Evil isn't banal, it's exhilarating, Welles suggests. Touch of Evil is hardly just a touch of evil--it's a veritable storm of different sorts of evils: violence, prejudice, ignorance and poverty, fixed in black-and-white. The film's moral authority is summed up with an unforgettable image of a man trying to wash the blood off his hands in an open sewer: the Styx-like river that divides Mexico and the U.S.

WELLES CLAIMED that all of his movies were the story of Faust--naturally, this is a legend that would haunt a film director who had as much trouble with the money-men as Welles did. During his life, Welles always portrayed himself as the victim of ignoramuses: "They always tear the film out of my hands--violently," he complained to Cahiers du Cinema.

But even sympathetic accounts of Welles' many postproduction hassles admit that Welles deserved part of the blame.

After photography on Touch of Evil was through, Welles exercised his usual custom of leaving the country and starting a new project, right when it was time to battle with the execs. As Murch himself noted a few months ago, Welles had a great actor's ability to play bosses and plutocrats. Knowing those kinds of people so intimately, why couldn't he manipulate them when it came to asking for money or a final cut?

When speaking of Welles, someone always hauls out F. Scott Fitzgerald's profundity about there being no second acts in American life. Of course, Fitzgerald was half-way to a second act when his heart gave out; he was writing The Last Tycoon and turning out witty Pat Hobby stories for money.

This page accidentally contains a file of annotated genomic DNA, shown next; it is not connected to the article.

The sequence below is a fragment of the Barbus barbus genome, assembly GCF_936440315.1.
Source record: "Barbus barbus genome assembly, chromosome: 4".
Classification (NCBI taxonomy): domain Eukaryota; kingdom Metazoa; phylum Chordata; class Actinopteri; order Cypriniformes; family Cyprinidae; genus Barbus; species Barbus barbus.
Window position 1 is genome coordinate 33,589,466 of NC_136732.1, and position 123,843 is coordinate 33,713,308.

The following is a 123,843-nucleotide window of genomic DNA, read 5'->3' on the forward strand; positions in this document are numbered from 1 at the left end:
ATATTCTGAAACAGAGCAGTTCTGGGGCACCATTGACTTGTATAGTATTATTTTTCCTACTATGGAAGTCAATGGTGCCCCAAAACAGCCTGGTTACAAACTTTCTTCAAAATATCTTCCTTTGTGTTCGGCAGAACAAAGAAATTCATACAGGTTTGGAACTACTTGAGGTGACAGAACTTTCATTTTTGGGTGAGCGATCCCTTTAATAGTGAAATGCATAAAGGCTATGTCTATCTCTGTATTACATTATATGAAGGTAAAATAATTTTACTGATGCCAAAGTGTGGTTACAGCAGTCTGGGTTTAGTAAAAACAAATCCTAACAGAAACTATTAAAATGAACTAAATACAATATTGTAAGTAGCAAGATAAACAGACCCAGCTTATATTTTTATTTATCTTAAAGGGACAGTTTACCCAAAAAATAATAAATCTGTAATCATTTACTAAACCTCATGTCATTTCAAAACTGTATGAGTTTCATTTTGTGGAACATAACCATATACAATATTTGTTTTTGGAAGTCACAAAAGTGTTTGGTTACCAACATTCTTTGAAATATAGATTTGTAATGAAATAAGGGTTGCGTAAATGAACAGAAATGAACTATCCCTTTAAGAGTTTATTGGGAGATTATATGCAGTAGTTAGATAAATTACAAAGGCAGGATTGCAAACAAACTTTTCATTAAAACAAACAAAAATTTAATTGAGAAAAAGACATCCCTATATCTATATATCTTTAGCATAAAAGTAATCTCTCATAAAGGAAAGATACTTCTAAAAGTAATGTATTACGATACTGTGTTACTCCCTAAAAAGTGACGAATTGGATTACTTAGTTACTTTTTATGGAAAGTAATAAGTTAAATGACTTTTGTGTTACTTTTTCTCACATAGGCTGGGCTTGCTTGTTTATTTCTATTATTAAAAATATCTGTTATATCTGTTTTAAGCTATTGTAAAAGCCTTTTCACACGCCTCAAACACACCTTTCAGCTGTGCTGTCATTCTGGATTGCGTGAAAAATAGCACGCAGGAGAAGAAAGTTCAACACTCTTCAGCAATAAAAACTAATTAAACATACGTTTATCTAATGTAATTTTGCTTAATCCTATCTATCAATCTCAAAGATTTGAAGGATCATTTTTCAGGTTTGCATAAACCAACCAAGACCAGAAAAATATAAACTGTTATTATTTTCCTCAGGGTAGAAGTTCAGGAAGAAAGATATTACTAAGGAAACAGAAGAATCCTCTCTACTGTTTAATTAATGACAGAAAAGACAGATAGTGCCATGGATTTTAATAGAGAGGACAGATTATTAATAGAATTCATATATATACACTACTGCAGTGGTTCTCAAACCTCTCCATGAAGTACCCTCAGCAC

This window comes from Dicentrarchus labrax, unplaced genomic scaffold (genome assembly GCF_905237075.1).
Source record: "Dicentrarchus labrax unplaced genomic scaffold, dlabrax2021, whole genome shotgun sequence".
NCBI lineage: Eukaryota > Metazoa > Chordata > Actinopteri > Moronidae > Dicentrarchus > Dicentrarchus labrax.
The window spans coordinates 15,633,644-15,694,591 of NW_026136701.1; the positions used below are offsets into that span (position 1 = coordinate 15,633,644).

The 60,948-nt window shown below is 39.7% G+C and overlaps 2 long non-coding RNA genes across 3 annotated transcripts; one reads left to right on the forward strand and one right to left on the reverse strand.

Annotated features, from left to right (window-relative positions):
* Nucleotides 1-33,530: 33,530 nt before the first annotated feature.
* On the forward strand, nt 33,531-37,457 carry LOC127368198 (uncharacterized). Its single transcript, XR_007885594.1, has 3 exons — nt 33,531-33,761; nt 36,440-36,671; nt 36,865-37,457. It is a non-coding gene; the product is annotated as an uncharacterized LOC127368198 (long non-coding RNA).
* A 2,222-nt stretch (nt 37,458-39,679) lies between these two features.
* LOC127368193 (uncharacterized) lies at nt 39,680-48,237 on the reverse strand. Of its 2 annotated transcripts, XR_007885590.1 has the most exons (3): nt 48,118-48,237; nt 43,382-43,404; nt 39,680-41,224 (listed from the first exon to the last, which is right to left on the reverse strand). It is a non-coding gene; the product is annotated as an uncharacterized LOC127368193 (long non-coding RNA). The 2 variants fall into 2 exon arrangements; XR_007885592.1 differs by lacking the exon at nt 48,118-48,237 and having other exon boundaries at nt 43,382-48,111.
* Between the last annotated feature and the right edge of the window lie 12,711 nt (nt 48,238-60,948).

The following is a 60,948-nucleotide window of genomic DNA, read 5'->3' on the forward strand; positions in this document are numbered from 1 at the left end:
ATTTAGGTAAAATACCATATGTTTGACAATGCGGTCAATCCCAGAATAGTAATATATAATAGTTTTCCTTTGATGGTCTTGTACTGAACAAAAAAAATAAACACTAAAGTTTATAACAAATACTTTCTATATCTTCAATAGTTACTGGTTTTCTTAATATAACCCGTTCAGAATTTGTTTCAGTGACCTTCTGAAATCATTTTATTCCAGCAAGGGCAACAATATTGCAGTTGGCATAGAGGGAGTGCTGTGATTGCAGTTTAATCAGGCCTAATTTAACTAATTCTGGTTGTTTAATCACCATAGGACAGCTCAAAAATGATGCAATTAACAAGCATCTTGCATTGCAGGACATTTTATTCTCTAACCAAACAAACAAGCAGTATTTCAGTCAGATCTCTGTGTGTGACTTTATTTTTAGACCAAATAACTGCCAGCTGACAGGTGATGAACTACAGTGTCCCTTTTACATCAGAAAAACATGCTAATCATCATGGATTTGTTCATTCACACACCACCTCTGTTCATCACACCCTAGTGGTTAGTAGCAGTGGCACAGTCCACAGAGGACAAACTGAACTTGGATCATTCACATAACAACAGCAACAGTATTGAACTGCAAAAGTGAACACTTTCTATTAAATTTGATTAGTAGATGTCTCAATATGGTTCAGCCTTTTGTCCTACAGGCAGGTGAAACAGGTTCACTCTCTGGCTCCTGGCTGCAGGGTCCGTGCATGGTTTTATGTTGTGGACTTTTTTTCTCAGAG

After Citizen Kane, Welles made three Shakespeare films that are still the best screen versions of the plays in question: Othello, Macbeth, and Henry IV 1 and 2 (which Welles combined with bits of The Merry Wives of Windsor as the film Chimes at Midnight). Welles made Confidential Agent/Mr. Arkadin and adapted Kafka's The Trial. He made Touch of Evil, too.

In addition to all of this brilliant, little-known work, Welles was spicing up dumb movies with short appearances, coasting happily, narrating a documentary of sorts about Nostradamus--one old fraud saluting another--charming novice directors and inspiring them to bravery. If this wasn't a "second act," it was the longest curtain call anybody ever had.

Welles claimed to be the sort of artist who was more interested in creation than outcome. "I'm not interested in works of art, you know, in posterity, in renown--only in the pleasure of experimentation itself." Welles enjoyed that pleasure in abundance, and he passes it on to viewers today. In Touch of Evil, the greatest director America ever produced took a last look at his native country before crossing the border for new adventures. The public might be ready to join him at last.

Touch of Evil (1958), directed by Orson Welles, written by Welles and Paul Monash, based on a novel by Whit Masterson, photographed by Russell Metty and starring Orson Welles, Charlton Heston and Janet Leigh.

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From the October 1-7, 1998 issue of Metro.